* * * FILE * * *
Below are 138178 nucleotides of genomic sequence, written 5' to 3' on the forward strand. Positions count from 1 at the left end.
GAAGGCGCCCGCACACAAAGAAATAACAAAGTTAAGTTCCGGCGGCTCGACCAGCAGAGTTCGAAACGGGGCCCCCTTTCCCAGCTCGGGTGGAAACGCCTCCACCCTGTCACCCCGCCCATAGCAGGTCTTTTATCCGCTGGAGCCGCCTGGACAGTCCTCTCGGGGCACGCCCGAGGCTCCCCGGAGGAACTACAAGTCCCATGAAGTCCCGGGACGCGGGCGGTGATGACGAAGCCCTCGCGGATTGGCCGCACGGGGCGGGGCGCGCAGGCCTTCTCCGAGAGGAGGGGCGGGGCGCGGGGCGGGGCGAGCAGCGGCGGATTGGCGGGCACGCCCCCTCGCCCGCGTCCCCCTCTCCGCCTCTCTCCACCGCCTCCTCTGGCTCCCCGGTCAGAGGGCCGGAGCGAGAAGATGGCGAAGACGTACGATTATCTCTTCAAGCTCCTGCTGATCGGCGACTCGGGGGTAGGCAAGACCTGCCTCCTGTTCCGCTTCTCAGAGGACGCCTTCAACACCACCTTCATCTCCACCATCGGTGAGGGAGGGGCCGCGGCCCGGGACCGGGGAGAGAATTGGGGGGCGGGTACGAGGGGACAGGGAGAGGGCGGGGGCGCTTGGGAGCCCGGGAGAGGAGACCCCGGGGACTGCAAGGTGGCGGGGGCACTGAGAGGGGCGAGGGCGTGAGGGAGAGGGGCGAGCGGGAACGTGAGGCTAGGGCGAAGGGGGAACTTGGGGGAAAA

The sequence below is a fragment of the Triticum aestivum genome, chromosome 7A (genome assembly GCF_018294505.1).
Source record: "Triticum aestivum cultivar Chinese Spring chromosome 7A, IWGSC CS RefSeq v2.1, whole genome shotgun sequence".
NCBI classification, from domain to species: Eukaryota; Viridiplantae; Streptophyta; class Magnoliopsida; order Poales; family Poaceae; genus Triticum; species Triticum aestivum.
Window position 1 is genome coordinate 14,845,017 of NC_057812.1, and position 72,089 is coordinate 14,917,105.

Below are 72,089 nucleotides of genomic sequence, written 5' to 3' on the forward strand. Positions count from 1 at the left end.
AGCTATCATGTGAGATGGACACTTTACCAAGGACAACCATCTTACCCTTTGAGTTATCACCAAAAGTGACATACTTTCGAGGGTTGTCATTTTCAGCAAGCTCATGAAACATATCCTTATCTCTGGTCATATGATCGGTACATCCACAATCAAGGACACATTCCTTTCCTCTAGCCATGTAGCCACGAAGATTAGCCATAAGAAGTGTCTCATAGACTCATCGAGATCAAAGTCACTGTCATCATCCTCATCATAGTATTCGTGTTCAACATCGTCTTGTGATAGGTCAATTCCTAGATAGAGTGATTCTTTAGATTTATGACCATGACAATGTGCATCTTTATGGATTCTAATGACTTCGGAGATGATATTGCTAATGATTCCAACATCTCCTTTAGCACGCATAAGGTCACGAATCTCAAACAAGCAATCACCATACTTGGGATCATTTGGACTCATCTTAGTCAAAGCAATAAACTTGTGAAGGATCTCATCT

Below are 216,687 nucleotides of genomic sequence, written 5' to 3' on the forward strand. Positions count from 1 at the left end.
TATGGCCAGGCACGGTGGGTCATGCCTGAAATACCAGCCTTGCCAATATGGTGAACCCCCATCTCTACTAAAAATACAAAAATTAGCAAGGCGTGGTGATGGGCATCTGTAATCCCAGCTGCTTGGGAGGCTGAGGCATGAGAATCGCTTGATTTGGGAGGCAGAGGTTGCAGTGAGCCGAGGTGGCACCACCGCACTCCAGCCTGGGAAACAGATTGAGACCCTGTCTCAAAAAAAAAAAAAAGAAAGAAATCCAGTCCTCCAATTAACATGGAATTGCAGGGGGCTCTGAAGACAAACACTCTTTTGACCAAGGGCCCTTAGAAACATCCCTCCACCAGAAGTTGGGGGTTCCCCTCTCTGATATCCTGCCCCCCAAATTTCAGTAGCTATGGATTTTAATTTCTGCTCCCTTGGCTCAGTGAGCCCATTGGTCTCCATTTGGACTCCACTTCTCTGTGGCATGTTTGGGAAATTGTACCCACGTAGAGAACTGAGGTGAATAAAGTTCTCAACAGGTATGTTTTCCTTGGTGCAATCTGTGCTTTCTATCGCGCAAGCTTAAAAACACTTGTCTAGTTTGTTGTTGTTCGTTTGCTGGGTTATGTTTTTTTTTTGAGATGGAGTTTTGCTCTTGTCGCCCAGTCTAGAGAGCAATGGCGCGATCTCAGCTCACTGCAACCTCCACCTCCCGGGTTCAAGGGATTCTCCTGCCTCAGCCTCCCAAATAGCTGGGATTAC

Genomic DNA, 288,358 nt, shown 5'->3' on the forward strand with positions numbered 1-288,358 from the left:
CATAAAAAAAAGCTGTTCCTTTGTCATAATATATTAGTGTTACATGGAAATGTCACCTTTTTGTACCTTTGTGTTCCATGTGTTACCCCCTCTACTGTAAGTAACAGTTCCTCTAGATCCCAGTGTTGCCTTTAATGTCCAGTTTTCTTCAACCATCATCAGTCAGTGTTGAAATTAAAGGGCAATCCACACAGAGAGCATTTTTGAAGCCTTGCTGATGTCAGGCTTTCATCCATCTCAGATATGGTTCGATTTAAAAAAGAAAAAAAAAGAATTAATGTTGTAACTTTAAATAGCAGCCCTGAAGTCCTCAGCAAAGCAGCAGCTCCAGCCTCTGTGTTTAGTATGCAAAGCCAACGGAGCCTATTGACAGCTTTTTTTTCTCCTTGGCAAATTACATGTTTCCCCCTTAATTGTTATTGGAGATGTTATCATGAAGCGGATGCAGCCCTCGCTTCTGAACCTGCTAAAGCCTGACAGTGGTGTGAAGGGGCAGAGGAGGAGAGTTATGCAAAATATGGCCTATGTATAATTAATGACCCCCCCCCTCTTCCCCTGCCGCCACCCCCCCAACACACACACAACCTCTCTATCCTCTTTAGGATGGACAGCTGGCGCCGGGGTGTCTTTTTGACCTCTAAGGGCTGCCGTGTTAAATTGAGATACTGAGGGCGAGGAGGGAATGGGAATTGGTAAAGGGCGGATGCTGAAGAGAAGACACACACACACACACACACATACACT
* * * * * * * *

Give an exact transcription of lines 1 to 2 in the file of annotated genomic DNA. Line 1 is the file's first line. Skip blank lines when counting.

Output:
Below are 138178 nucleotides of genomic sequence, written 5' to 3' on the forward strand. Positions count from 1 at the left end.
GAAGGCGCCCGCACACAAAGAAATAACAAAGTTAAGTTCCGGCGGCTCGACCAGCAGAGTTCGAAACGGGGCCCCCTTTCCCAGCTCGGGTGGAAACGCCTCCACCCTGTCACCCCGCCCATAGCAGGTCTTTTATCCGCTGGAGCCGCCTGGACAGTCCTCTCGGGGCACGCCCGAGGCTCCCCGGAGGAACTACAAGTCCCATGAAGTCCCGGGACGCGGGCGGTGATGACGAAGCCCTCGCGGATTGGCCGCACGGGGCGGGGCGCGCAGGCCTTCTCCGAGAGGAGGGGCGGGGCGCGGGGCGGGGCGAGCAGCGGCGGATTGGCGGGCACGCCCCCTCGCCCGCGTCCCCCTCTCCGCCTCTCTCCACCGCCTCCTCTGGCTCCCCGGTCAGAGGGCCGGAGCGAGAAGATGGCGAAGACGTACGATTATCTCTTCAAGCTCCTGCTGATCGGCGACTCGGGGGTAGGCAAGACCTGCCTCCTGTTCCGCTTCTCAGAGGACGCCTTCAACACCACCTTCATCTCCACCATCGGTGAGGGAGGGGCCGCGGCCCGGGACCGGGGAGAGAATTGGGGGGCGGGTACGAGGGGACAGGGAGAGGGCGGGGGCGCTTGGGAGCCCGGGAGAGGAGACCCCGGGGACTGCAAGGTGGCGGGGGCACTGAGAGGGGCGAGGGCGTGAGGGAGAGGGGCGAGCGGGAACGTGAGGCTAGGGCGAAGGGGGAACTTGGGGGAAAA